, Volume 3, Issue 2-4, pp 67-94
Date: 07 Aug 2011

Can peroxygenase and microperoxidase substitute cytochrome P450 in biosensors


Aromatic peroxygenase (APO) from the basidiomycetous mushroom Agrocybe aegerita (AaeAPO) and microperoxidases (MPs) obtained from cytochrome c exhibit a broad substrate spectrum including hydroxylation of selected aromatic substrates, demethylation and epoxidation by means of hydrogen peroxide. It overlaps with that of cytochrome P450 (P450), making MPs and APOs to alternate recognition elements in biosensors for the detection of typical P450 substrates. Here, we discuss recently developed approaches using microperoxidases and peroxygenases in view of their potential to supplement P450 enzymes as recognition elements in biosensors for aromatic compounds. Starting as early as the 1970s, the direct electron transfer between electrodes and the heme group of heme peptides called microperoxidases has been used as a model of oxidoreductases. These MP-modified electrodes are used as hydrogen peroxide detectors based on the catalytic current generated by electrically contacted microperoxidase molecules. A similar catalytic reaction has been obtained for the electrode-immobilised heme protein AaeAPO. However, up to now, no MP-based sensors for substrates have been described. In this review, we present biosensors which indicate 4-nitrophenol, aniline, naphthalene and p-aminophenol based on the peroxide-dependent substrate conversion by electrode-immobilised MP and AaeAPO. In these enzyme electrodes, the signal is generated by the conversion of all substrates, thus representing in complex media an overall parameter. The performance of these sensors and their further development are discussed in comparison with P450-based electrodes.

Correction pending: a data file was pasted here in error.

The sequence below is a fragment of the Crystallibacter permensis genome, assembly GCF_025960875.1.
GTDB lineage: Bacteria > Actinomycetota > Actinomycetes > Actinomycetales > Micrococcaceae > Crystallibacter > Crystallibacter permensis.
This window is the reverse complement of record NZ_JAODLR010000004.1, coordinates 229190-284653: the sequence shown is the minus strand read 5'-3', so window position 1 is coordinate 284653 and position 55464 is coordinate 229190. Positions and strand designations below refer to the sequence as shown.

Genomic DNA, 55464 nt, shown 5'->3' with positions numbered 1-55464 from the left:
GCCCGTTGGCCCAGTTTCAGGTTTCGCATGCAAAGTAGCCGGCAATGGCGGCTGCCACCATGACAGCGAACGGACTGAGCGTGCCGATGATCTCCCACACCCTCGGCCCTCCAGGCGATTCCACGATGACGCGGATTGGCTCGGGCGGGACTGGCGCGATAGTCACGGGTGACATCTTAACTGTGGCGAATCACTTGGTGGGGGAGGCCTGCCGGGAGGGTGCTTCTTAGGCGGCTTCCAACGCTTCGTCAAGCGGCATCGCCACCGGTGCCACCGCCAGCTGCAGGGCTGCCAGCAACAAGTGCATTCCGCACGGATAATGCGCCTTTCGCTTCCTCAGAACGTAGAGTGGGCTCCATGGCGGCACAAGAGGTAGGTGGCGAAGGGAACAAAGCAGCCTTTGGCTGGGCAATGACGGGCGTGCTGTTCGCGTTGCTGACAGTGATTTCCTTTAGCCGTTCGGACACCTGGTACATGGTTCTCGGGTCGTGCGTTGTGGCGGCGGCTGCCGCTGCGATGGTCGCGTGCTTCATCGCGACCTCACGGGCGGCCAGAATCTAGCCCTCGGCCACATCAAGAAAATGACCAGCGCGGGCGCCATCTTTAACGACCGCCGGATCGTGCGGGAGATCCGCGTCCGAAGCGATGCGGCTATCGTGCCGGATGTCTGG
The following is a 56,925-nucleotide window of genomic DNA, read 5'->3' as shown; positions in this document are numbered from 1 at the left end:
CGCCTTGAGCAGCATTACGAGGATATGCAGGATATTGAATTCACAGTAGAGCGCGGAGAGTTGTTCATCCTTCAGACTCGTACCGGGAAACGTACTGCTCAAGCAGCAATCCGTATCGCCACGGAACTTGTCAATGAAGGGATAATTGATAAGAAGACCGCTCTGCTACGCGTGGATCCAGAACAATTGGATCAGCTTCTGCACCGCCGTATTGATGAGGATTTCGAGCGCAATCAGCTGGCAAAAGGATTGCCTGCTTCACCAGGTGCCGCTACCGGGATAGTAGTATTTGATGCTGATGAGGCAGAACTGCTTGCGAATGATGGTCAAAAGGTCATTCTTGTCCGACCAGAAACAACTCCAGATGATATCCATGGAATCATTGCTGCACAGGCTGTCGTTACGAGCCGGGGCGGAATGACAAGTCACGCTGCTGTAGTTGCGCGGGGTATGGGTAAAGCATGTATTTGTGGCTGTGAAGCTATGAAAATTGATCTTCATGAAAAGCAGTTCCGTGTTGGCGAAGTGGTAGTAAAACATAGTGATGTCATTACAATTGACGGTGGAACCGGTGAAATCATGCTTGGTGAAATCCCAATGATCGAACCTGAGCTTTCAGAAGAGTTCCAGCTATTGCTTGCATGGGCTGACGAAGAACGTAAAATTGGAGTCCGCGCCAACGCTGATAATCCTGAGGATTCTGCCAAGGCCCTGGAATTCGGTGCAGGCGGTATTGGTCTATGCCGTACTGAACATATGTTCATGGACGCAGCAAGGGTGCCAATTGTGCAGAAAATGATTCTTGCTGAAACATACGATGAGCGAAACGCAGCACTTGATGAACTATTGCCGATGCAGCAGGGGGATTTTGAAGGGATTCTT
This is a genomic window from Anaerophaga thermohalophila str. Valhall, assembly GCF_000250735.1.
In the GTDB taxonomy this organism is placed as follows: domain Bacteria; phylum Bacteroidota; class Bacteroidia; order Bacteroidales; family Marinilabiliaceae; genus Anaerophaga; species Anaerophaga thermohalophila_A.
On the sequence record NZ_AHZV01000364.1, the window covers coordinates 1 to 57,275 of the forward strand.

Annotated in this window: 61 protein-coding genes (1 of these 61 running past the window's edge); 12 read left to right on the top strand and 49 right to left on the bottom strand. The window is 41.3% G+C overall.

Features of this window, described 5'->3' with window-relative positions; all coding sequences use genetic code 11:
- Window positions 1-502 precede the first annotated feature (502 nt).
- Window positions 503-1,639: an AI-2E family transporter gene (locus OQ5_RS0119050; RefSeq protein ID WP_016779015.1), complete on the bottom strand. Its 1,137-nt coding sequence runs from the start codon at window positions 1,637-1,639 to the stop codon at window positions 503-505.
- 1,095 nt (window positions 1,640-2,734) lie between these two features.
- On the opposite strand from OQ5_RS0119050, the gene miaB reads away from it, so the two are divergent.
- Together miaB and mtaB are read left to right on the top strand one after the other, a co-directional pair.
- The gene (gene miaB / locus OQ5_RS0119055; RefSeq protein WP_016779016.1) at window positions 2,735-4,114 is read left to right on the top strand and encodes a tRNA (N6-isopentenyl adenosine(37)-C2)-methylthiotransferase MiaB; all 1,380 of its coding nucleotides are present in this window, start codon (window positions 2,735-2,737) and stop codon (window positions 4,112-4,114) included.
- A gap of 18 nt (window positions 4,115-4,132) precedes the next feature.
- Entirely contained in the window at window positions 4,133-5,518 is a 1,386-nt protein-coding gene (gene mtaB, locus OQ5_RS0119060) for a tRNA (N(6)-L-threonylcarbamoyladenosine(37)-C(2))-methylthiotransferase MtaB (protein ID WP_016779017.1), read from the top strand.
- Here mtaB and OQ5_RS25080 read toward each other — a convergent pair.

This review paper is dedicated to Reinhard Renneberg on the occasion of his 60th birthday.